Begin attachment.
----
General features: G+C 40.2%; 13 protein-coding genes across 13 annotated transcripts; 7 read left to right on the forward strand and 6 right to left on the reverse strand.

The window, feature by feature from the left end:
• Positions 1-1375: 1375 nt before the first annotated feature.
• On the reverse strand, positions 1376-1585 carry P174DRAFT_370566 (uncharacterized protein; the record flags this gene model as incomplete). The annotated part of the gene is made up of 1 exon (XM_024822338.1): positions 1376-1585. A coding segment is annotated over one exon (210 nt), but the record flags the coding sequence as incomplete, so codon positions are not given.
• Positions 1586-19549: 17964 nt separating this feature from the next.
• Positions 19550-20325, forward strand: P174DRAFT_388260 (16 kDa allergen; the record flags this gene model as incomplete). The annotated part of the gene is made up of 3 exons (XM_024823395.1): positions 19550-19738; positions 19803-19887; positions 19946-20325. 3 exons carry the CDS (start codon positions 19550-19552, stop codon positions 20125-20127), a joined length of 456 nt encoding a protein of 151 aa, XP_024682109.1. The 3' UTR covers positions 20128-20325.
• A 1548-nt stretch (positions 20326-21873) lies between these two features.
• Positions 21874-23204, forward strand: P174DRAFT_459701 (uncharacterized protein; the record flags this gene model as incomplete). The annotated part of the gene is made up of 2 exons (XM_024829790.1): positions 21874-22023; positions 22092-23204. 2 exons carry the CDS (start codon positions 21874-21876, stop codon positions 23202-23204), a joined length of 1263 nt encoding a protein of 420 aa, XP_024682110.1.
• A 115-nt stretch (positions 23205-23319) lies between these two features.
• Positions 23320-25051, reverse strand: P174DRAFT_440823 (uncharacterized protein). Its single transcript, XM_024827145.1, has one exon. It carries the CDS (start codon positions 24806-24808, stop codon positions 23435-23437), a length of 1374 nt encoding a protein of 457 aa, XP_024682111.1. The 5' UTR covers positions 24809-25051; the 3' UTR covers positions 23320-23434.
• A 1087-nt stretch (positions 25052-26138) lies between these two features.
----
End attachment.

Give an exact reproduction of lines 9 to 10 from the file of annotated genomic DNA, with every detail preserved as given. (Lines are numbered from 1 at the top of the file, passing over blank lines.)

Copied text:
• A 115-nt stretch (positions 23205-23319) lies between these two features.
• Positions 23320-25051, reverse strand: P174DRAFT_440823 (uncharacterized protein). Its single transcript, XM_024827145.1, has one exon. It carries the CDS (start codon positions 24806-24808, stop codon positions 23435-23437), a length of 1374 nt encoding a protein of 457 aa, XP_024682111.1. The 5' UTR covers positions 24809-25051; the 3' UTR covers positions 23320-23434.